The Health Care on the table

Health Care

Health Care

It’s hard to imagine how anything very positive will come out of the President’s health care summit in Washington tomorrow.  An article in Politico describes the atmospherics and the haggles involved in detailed negotiations.

A gaggle of congressional Democrats and Republicans will meet with the President at Blair House for about six hours, apparently all of it televised.  The White House has attempted to portray this as an example of long-promised bipartisanship and transparency.  It’s a mystery how they could think that after a year of partisan conflict in Congress, health care reform can be resolved in six hours, particularly in the presence of TV cameras.  But maybe they don’t think that at all — maybe this is just a cynical scheme to portray the opposition as a hopeless obstacle to justify forcing health care reform through Congress in the most partisan way possible.

The President and the congressional Democratic leadership are not going to suddenly see the value of satisfying Republican concerns about specific issues like tort reform and the possibility of tax dollars paying for abortion and medical care for illegal immigrants.  They also aren’t going to accept the Republican argument that their plan is far too expensive and should be scrapped in order to address more specific measures in a less costly way.  In fact, the Democrats can’t even agree among themselves on many health care issues.

Republicans aren’t going to walk into Blair House, take their seats at the table, slap themselves on their foreheads and say, “You know, those Democrats have actually got a great plan.  Let’s all hold hands and be friends.”  If they’re smart, the Republicans will present at least the outlines of an alternative plan that they can support, in full view of the cameras.  That would defuse some of the charges of obstructionism.  If they’re stupid, they’ll do some pontificating and mainly sit with their arms folded and a petulant pout on their faces.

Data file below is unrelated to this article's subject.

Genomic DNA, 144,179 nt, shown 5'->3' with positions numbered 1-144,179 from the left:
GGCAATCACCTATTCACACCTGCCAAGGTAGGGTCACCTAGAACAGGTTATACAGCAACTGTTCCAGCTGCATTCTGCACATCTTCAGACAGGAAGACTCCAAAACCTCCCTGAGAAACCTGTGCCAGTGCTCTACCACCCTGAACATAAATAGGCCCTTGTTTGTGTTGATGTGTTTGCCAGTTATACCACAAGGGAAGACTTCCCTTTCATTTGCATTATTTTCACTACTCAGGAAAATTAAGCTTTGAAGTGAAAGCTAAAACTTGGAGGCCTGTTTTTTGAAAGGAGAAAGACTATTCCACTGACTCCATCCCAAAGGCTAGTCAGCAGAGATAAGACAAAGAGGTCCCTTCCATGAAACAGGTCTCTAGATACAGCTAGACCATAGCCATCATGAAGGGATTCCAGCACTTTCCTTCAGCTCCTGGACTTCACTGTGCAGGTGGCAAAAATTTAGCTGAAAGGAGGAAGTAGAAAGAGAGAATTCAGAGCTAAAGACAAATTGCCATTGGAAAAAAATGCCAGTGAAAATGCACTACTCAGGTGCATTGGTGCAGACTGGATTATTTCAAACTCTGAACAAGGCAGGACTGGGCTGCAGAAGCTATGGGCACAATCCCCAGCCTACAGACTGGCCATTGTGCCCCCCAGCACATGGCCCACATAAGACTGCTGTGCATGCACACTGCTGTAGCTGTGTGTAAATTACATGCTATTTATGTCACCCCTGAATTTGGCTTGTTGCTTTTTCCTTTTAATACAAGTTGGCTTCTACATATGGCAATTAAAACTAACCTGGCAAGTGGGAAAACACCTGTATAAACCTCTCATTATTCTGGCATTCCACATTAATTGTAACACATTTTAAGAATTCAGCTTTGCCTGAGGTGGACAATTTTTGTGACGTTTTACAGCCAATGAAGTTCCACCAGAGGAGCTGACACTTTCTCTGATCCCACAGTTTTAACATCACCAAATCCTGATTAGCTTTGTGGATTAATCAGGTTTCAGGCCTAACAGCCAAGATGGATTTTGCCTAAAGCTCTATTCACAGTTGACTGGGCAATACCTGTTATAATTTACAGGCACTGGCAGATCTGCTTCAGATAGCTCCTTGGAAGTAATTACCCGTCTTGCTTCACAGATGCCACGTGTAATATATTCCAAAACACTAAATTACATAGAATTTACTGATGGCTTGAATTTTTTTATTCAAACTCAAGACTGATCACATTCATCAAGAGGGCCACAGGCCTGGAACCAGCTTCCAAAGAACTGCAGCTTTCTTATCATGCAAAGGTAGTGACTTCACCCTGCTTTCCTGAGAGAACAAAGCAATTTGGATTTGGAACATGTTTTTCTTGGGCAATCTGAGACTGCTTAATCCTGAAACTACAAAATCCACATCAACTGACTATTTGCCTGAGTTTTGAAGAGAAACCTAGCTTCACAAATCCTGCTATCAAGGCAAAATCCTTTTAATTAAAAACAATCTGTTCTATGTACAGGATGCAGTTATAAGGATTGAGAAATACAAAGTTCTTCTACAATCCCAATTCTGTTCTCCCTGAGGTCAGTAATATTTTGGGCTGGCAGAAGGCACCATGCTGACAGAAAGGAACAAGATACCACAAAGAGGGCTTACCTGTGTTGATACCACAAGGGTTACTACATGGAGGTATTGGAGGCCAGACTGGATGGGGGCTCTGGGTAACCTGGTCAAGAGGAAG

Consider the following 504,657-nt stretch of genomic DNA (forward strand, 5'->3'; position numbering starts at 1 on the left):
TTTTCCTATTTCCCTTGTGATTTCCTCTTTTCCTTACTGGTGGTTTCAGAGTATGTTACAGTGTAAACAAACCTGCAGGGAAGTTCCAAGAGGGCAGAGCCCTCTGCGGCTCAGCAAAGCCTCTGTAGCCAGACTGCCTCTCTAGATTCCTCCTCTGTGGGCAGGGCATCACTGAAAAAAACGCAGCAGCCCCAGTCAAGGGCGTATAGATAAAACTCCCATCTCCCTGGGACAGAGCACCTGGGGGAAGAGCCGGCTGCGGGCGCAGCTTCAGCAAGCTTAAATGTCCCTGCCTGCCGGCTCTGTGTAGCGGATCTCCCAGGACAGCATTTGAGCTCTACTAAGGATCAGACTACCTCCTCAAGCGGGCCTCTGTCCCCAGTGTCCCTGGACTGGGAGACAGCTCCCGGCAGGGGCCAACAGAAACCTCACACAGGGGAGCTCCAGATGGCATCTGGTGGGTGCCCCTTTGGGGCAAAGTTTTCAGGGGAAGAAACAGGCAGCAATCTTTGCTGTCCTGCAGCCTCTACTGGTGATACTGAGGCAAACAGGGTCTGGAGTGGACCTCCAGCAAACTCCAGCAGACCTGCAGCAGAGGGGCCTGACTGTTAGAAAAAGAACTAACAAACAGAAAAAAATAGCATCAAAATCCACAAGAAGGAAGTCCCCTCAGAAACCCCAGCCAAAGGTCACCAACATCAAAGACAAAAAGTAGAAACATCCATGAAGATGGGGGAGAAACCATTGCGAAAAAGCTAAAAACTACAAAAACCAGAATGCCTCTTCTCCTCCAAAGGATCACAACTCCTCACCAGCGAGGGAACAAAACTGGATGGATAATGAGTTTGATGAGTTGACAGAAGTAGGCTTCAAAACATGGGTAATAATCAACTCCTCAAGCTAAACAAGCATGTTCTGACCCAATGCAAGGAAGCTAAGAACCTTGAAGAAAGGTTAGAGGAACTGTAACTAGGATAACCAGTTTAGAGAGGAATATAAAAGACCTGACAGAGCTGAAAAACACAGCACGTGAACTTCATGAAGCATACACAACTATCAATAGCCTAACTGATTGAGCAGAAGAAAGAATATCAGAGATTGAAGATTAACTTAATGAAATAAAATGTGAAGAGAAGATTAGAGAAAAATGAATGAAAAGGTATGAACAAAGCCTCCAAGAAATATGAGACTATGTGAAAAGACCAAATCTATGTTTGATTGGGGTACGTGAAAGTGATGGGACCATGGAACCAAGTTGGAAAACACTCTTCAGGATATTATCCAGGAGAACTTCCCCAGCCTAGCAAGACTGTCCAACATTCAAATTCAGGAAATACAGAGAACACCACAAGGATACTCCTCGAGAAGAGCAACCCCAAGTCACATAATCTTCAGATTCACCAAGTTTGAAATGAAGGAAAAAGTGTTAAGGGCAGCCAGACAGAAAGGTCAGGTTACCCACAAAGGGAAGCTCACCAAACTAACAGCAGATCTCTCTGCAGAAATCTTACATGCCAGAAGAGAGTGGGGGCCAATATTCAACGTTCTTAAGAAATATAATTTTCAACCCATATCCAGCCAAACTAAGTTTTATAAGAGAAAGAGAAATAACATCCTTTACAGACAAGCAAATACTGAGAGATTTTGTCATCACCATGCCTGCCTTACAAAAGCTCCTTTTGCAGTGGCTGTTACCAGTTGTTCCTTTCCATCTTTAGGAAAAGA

It’s pretty obvious what the objectives of the two sides really are.  As the Politico article noted,

The Democrats’ unstated goal, of course, is to make congressional Republicans look like a bunch of whiny, cynical, ideologically bankrupt crybabies who don’t have a plan of their own.

For their part, the Republicans are determined not to be lectured to by the President, as evidenced by their insistence on a round (or square) table where everyone sits at the same height, with no raised lectern.  They’re not going to sign on to the Democratic plans (now in three versions), but they want to avoid the charge of being totally negative.  We’ll see how that works out.

The real story coming out of the health care summit may be the confusion and disarray among Democrats.  The Senate has their health care bill, the House has theirs, and neither of the two chambers can muster enough votes to accept the other chamber’s version.  But wait — now the President has published his plan, which is more like the Senate bill but includes things the House wants.  And the kicker is, the President’s plan hasn’t been accepted by either the House or the Senate.

And now they’re all going to gather at Blair House, probably to accomplish little more than making themselves look foolish and ineffectual.  One thing is sure — we won’t hear a bipartisan choir singing “Kumbaya” at Blair House.

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